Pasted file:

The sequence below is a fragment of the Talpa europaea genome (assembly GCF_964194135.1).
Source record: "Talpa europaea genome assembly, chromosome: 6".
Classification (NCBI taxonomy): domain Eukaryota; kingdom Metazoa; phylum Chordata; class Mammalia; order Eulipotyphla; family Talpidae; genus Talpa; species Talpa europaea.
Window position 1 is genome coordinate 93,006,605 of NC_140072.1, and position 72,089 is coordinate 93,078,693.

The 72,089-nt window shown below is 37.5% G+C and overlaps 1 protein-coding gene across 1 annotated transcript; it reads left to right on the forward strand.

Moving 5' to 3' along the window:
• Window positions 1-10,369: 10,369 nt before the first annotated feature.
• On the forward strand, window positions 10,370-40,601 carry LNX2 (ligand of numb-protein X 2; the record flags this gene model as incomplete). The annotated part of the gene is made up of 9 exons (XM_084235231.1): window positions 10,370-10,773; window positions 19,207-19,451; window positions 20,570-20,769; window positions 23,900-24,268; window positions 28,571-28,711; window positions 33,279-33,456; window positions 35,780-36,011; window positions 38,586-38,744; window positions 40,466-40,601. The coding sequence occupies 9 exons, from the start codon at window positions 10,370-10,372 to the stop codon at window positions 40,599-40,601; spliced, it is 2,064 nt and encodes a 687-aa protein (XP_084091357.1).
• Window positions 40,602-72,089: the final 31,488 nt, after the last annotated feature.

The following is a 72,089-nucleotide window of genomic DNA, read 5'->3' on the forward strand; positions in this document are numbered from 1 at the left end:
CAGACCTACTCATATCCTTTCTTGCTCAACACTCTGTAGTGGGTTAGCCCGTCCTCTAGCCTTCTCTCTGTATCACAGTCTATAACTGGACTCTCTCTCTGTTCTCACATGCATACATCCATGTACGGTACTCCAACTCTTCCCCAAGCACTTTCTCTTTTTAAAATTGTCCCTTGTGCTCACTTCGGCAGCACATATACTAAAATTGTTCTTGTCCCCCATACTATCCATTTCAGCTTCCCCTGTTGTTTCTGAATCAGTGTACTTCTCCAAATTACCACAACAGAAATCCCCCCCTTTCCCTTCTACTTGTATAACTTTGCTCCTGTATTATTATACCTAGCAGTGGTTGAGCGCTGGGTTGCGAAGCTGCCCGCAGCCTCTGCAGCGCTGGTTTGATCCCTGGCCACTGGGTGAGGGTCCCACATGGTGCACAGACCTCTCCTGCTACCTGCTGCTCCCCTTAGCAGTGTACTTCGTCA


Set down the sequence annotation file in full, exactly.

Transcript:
The sequence below is a fragment of the Talpa europaea genome (assembly GCF_964194135.1).
Source record: "Talpa europaea genome assembly, chromosome: 6".
Classification (NCBI taxonomy): domain Eukaryota; kingdom Metazoa; phylum Chordata; class Mammalia; order Eulipotyphla; family Talpidae; genus Talpa; species Talpa europaea.
Window position 1 is genome coordinate 93,006,605 of NC_140072.1, and position 72,089 is coordinate 93,078,693.

The 72,089-nt window shown below is 37.5% G+C and overlaps 1 protein-coding gene across 1 annotated transcript; it reads left to right on the forward strand.

Moving 5' to 3' along the window:
• Window positions 1-10,369: 10,369 nt before the first annotated feature.
• On the forward strand, window positions 10,370-40,601 carry LNX2 (ligand of numb-protein X 2; the record flags this gene model as incomplete). The annotated part of the gene is made up of 9 exons (XM_084235231.1): window positions 10,370-10,773; window positions 19,207-19,451; window positions 20,570-20,769; window positions 23,900-24,268; window positions 28,571-28,711; window positions 33,279-33,456; window positions 35,780-36,011; window positions 38,586-38,744; window positions 40,466-40,601. The coding sequence occupies 9 exons, from the start codon at window positions 10,370-10,372 to the stop codon at window positions 40,599-40,601; spliced, it is 2,064 nt and encodes a 687-aa protein (XP_084091357.1).
• Window positions 40,602-72,089: the final 31,488 nt, after the last annotated feature.

The following is a 72,089-nucleotide window of genomic DNA, read 5'->3' on the forward strand; positions in this document are numbered from 1 at the left end:
CAGACCTACTCATATCCTTTCTTGCTCAACACTCTGTAGTGGGTTAGCCCGTCCTCTAGCCTTCTCTCTGTATCACAGTCTATAACTGGACTCTCTCTCTGTTCTCACATGCATACATCCATGTACGGTACTCCAACTCTTCCCCAAGCACTTTCTCTTTTTAAAATTGTCCCTTGTGCTCACTTCGGCAGCACATATACTAAAATTGTTCTTGTCCCCCATACTATCCATTTCAGCTTCCCCTGTTGTTTCTGAATCAGTGTACTTCTCCAAATTACCACAACAGAAATCCCCCCCTTTCCCTTCTACTTGTATAACTTTGCTCCTGTATTATTATACCTAGCAGTGGTTGAGCGCTGGGTTGCGAAGCTGCCCGCAGCCTCTGCAGCGCTGGTTTGATCCCTGGCCACTGGGTGAGGGTCCCACATGGTGCACAGACCTCTCCTGCTACCTGCTGCTCCCCTTAGCAGTGTACTTCGTCA